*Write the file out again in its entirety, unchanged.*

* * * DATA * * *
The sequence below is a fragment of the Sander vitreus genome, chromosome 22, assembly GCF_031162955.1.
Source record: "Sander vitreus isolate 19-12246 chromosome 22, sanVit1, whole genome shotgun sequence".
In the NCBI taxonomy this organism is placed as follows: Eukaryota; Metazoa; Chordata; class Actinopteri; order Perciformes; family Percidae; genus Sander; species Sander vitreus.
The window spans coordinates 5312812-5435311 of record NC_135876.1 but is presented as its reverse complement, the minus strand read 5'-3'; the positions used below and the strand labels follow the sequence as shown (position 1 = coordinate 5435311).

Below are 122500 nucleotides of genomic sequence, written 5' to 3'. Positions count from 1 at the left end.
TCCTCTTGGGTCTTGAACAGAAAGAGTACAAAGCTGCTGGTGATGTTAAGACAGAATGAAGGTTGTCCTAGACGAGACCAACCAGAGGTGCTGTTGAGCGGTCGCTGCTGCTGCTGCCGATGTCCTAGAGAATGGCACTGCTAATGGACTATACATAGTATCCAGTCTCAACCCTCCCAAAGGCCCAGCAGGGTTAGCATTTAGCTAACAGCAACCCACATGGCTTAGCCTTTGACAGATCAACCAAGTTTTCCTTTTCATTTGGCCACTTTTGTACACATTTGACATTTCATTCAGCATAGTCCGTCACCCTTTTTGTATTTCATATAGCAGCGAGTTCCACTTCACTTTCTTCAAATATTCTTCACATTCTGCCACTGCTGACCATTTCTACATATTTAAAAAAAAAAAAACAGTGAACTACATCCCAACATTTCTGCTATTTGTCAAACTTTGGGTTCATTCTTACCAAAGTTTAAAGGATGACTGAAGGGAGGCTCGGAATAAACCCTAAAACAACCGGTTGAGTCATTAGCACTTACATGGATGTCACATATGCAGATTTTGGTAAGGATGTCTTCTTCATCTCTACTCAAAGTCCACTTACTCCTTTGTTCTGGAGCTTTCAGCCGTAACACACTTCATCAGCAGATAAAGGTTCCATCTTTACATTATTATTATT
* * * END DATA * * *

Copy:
The sequence below is a fragment of the Sander vitreus genome, chromosome 22, assembly GCF_031162955.1.
Source record: "Sander vitreus isolate 19-12246 chromosome 22, sanVit1, whole genome shotgun sequence".
In the NCBI taxonomy this organism is placed as follows: Eukaryota; Metazoa; Chordata; class Actinopteri; order Perciformes; family Percidae; genus Sander; species Sander vitreus.
The window spans coordinates 5312812-5435311 of record NC_135876.1 but is presented as its reverse complement, the minus strand read 5'-3'; the positions used below and the strand labels follow the sequence as shown (position 1 = coordinate 5435311).

Below are 122500 nucleotides of genomic sequence, written 5' to 3'. Positions count from 1 at the left end.
TCCTCTTGGGTCTTGAACAGAAAGAGTACAAAGCTGCTGGTGATGTTAAGACAGAATGAAGGTTGTCCTAGACGAGACCAACCAGAGGTGCTGTTGAGCGGTCGCTGCTGCTGCTGCCGATGTCCTAGAGAATGGCACTGCTAATGGACTATACATAGTATCCAGTCTCAACCCTCCCAAAGGCCCAGCAGGGTTAGCATTTAGCTAACAGCAACCCACATGGCTTAGCCTTTGACAGATCAACCAAGTTTTCCTTTTCATTTGGCCACTTTTGTACACATTTGACATTTCATTCAGCATAGTCCGTCACCCTTTTTGTATTTCATATAGCAGCGAGTTCCACTTCACTTTCTTCAAATATTCTTCACATTCTGCCACTGCTGACCATTTCTACATATTTAAAAAAAAAAAAACAGTGAACTACATCCCAACATTTCTGCTATTTGTCAAACTTTGGGTTCATTCTTACCAAAGTTTAAAGGATGACTGAAGGGAGGCTCGGAATAAACCCTAAAACAACCGGTTGAGTCATTAGCACTTACATGGATGTCACATATGCAGATTTTGGTAAGGATGTCTTCTTCATCTCTACTCAAAGTCCACTTACTCCTTTGTTCTGGAGCTTTCAGCCGTAACACACTTCATCAGCAGATAAAGGTTCCATCTTTACATTATTATTATT